# Does it make sense to go for single premium life insurance plans?

By: |
June 20, 2016 5:25 PM

## While in a single premium, you are eligible for one-time tax benefit because of the nature of the premium, however, in a regular premium policy, you can avail tax benefits every year till the time of the maturity of the policy.

There is no doubt that insurance continues to be a complex topic for most of us. And as if selecting the best life insurance plans, from the plethora of options available, is not enough, we many times struggle to decide whether we want to make a one-time premium payment or go for regular pay-outs.

For a starter, a single premium insurance plan is one in which you make a lump sum payment up front for the product. This is an alternative to paying regular premiums on a monthly or annual basis. So, how do you choose what’s best for you? Consider the following points and see if single premium is a better option or not.

Long term cost
Since life insurance is a cost that needs to be planned, the amount of payment is a big consideration for anyone to decide between these two options. Let’s do some calculations. Let’s say, you are a 30-year-old and you choose a policy for a cover of Rs 1 cr for 35 years. Thus, on calculating, your regular premium comes to roughly around Rs 8,350 annually. However, if we choose the single premium payment mode, your one-time premium is approximately around Rs 2,30,000.

On the face of it, you save nearly Rs 60,000 [8,350 (annual premium) x 35 (term period) – 230,000 (lump sum payment)] when you go for single premium plan over regular pay-out option. Now this has been plain simple mathematics.

However, we are yet to factor in inflation. Currently, inflation is at 7 per cent and it would be not be foolhardy to assume that inflation would continue to grow at a similar rate or higher on an average over the next three decades or so. Thus, the real value of Rs 8,350 would be much lesser with each passing year. So, even as you pay Rs 2,30,000 on the current prices and save money,  your regular pay-outs would be much discounted on current prices factoring in inflation.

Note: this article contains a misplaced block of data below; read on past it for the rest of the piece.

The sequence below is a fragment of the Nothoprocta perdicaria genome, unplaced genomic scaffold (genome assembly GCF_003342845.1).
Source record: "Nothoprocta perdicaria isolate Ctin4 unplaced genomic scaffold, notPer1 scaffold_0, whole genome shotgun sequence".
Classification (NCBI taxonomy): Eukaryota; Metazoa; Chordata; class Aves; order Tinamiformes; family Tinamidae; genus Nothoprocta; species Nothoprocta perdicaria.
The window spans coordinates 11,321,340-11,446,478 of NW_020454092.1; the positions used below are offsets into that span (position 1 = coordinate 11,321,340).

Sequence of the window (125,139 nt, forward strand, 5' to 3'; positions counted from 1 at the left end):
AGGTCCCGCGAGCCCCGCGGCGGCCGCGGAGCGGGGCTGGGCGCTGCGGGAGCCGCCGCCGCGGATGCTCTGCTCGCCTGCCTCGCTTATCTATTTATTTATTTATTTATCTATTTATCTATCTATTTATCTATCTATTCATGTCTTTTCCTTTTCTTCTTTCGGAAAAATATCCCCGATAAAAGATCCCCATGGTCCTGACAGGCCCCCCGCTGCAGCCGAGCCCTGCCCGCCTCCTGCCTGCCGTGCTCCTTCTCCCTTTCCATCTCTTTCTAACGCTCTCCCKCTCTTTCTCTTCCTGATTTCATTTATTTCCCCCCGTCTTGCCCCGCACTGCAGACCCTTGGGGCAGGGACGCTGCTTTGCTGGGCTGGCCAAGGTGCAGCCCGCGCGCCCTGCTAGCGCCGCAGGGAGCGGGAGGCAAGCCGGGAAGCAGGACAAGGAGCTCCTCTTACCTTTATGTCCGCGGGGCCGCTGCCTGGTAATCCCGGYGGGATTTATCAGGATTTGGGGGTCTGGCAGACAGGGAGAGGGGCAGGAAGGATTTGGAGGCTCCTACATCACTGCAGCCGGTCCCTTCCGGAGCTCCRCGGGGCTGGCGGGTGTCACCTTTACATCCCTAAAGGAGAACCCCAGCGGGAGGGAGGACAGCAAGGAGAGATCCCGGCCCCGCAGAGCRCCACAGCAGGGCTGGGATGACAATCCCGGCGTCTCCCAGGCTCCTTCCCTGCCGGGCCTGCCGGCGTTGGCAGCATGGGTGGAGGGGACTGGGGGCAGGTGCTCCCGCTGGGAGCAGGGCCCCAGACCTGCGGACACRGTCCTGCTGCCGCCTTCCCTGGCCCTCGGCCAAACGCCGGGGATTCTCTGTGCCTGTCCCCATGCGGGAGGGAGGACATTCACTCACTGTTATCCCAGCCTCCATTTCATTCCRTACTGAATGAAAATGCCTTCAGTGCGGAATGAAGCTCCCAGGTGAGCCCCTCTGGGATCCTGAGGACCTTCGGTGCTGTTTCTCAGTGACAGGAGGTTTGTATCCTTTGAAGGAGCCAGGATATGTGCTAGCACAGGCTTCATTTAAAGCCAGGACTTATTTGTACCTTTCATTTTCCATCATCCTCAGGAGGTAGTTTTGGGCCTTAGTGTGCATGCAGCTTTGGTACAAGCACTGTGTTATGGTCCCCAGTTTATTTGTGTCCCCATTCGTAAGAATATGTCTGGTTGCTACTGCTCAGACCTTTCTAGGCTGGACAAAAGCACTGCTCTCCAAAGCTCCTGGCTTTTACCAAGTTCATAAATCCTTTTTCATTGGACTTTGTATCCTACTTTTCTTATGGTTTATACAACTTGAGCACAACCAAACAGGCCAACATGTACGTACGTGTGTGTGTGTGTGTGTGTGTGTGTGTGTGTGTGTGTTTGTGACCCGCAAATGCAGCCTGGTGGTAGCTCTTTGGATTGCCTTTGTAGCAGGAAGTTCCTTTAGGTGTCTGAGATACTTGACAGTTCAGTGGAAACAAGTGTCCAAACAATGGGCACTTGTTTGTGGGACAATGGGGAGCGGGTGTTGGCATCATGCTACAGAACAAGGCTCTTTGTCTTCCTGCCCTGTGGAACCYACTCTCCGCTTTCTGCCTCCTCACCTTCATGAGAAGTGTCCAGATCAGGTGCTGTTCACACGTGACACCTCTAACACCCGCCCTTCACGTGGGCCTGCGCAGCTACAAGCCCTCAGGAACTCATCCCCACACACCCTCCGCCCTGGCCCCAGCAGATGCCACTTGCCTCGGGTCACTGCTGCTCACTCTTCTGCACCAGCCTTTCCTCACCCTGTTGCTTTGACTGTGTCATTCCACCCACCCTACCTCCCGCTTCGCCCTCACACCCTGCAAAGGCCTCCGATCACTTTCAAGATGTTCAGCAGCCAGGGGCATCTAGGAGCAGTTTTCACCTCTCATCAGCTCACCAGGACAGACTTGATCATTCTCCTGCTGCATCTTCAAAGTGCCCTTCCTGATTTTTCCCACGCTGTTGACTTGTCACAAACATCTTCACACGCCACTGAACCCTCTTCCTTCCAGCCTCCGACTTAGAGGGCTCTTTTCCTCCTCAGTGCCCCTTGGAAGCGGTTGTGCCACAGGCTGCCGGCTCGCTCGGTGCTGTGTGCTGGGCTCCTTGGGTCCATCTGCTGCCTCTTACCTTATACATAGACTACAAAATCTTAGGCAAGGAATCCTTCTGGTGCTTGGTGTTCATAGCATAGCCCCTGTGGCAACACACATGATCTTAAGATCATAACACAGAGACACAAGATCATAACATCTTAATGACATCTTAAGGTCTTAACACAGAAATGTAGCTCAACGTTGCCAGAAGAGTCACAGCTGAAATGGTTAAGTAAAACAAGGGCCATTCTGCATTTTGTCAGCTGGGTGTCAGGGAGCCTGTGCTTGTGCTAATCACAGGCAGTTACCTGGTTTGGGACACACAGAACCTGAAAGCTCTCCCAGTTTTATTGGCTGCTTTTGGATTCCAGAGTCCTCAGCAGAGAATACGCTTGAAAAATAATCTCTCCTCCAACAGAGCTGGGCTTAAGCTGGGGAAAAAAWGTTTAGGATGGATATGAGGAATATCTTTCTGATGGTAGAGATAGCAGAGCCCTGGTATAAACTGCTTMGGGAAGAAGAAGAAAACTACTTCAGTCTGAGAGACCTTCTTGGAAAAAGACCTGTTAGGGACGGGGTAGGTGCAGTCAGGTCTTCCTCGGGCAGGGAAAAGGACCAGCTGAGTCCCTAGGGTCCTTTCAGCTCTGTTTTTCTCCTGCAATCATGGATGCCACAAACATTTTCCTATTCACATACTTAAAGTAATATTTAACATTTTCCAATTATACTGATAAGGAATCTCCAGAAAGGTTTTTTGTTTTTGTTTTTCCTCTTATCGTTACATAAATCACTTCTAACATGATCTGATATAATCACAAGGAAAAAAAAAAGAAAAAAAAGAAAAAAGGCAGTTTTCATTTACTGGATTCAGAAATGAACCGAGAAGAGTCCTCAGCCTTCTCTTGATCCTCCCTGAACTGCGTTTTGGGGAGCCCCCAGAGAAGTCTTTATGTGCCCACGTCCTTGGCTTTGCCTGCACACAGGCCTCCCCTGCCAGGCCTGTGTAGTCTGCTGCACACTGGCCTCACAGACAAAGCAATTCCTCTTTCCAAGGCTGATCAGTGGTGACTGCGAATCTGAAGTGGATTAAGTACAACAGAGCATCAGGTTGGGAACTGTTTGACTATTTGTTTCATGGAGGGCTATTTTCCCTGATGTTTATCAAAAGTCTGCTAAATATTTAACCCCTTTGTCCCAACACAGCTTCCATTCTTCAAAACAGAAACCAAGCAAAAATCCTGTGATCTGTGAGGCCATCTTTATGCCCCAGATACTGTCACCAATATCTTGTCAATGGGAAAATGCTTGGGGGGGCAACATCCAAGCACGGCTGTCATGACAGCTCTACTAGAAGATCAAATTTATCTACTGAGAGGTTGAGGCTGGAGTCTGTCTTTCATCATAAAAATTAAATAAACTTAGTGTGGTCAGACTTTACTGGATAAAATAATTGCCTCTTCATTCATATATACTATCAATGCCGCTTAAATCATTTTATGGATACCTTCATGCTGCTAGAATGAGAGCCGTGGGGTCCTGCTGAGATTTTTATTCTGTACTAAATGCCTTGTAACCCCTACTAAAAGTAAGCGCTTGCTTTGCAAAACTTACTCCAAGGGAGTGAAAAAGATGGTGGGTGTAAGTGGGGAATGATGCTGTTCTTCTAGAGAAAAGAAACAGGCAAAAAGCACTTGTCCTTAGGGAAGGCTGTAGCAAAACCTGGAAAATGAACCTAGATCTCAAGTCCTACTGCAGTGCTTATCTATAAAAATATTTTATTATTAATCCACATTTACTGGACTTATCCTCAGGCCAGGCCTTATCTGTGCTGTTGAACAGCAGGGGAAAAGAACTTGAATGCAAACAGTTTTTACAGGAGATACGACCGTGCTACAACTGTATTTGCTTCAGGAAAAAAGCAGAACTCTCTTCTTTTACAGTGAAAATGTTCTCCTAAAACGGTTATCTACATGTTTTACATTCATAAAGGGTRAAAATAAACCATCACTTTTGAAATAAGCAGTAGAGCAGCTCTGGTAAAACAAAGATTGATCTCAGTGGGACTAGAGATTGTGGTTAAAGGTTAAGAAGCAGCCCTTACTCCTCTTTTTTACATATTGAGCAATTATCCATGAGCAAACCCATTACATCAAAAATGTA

Tax benefits

In case of death
Lastly, in an unwarranted situation such as death during any time of the policy term, your insurer is supposed to pay your full sum assured. However, in the case of a single premium, if you die god forbid in the first few years of buying the policy, you would have paid for the future that you could have saved and invested elsewhere in case of a regular premium plan.

Still not clear? Allow us to explain. Say, in the above example, you die in the 11th year. Thus you would have paid for the remaining 24 years, which you could have avoided, had it been your regular premium policy.

Also, riding on this figure, if you had decided to save this amount in let’s say a recurring deposit, you could have earned yourself a minimum of 7 per cent interest on the deposit. Thus, the interest earned would have doubled your investment, on an average, in 7-8 years  Thus, you would have not only had a life insurance cover at a minimal cost but also allowed your money to grow, thus securing your family’s future in other ways.

One must note that single premium plan is opted by those who either have a very high income or have money sitting idle in their bank accounts. While lump sum payment allows a peace of mind, as you don’t have to worry about policy lapse and chase dates by making a payment in one go, regular premium plan has far more benefits and offers better return on investment. At the end of the day, it’s your choice which option you are more comfortable with and what suits your requirement better.

The author is co-founder & CEO, PolicyBazaar.com

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